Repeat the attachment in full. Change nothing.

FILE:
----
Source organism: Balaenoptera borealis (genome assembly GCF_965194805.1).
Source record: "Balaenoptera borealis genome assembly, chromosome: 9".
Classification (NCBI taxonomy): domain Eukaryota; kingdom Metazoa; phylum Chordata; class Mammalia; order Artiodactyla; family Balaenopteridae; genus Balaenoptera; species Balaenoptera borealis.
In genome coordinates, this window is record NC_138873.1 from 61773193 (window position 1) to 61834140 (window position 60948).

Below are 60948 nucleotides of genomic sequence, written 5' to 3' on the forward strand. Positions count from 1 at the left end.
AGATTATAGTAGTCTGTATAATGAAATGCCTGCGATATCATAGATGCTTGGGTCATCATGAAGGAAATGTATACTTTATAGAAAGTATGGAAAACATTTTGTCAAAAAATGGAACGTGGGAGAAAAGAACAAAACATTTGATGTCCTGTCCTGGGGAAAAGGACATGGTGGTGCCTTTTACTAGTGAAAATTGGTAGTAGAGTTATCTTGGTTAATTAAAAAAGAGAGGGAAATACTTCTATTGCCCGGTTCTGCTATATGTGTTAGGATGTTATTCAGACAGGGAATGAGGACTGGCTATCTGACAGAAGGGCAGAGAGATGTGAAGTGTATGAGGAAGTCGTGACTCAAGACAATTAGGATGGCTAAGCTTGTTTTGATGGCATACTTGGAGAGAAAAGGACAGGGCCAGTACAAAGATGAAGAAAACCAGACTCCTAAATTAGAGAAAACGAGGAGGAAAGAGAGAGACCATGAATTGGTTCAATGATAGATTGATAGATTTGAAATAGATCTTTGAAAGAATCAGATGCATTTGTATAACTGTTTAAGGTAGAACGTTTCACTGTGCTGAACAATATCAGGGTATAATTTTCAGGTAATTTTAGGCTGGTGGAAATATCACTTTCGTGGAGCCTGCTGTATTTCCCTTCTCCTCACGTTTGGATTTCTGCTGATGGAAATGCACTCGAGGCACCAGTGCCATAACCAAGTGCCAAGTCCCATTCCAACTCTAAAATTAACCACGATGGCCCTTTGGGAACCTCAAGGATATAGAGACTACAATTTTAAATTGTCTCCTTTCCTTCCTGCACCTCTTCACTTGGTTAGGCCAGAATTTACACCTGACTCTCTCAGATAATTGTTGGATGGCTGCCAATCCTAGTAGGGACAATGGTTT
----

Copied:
Source organism: Balaenoptera borealis (genome assembly GCF_965194805.1).
Source record: "Balaenoptera borealis genome assembly, chromosome: 9".
Classification (NCBI taxonomy): domain Eukaryota; kingdom Metazoa; phylum Chordata; class Mammalia; order Artiodactyla; family Balaenopteridae; genus Balaenoptera; species Balaenoptera borealis.
In genome coordinates, this window is record NC_138873.1 from 61773193 (window position 1) to 61834140 (window position 60948).

Below are 60948 nucleotides of genomic sequence, written 5' to 3' on the forward strand. Positions count from 1 at the left end.
AGATTATAGTAGTCTGTATAATGAAATGCCTGCGATATCATAGATGCTTGGGTCATCATGAAGGAAATGTATACTTTATAGAAAGTATGGAAAACATTTTGTCAAAAAATGGAACGTGGGAGAAAAGAACAAAACATTTGATGTCCTGTCCTGGGGAAAAGGACATGGTGGTGCCTTTTACTAGTGAAAATTGGTAGTAGAGTTATCTTGGTTAATTAAAAAAGAGAGGGAAATACTTCTATTGCCCGGTTCTGCTATATGTGTTAGGATGTTATTCAGACAGGGAATGAGGACTGGCTATCTGACAGAAGGGCAGAGAGATGTGAAGTGTATGAGGAAGTCGTGACTCAAGACAATTAGGATGGCTAAGCTTGTTTTGATGGCATACTTGGAGAGAAAAGGACAGGGCCAGTACAAAGATGAAGAAAACCAGACTCCTAAATTAGAGAAAACGAGGAGGAAAGAGAGAGACCATGAATTGGTTCAATGATAGATTGATAGATTTGAAATAGATCTTTGAAAGAATCAGATGCATTTGTATAACTGTTTAAGGTAGAACGTTTCACTGTGCTGAACAATATCAGGGTATAATTTTCAGGTAATTTTAGGCTGGTGGAAATATCACTTTCGTGGAGCCTGCTGTATTTCCCTTCTCCTCACGTTTGGATTTCTGCTGATGGAAATGCACTCGAGGCACCAGTGCCATAACCAAGTGCCAAGTCCCATTCCAACTCTAAAATTAACCACGATGGCCCTTTGGGAACCTCAAGGATATAGAGACTACAATTTTAAATTGTCTCCTTTCCTTCCTGCACCTCTTCACTTGGTTAGGCCAGAATTTACACCTGACTCTCTCAGATAATTGTTGGATGGCTGCCAATCCTAGTAGGGACAATGGTTT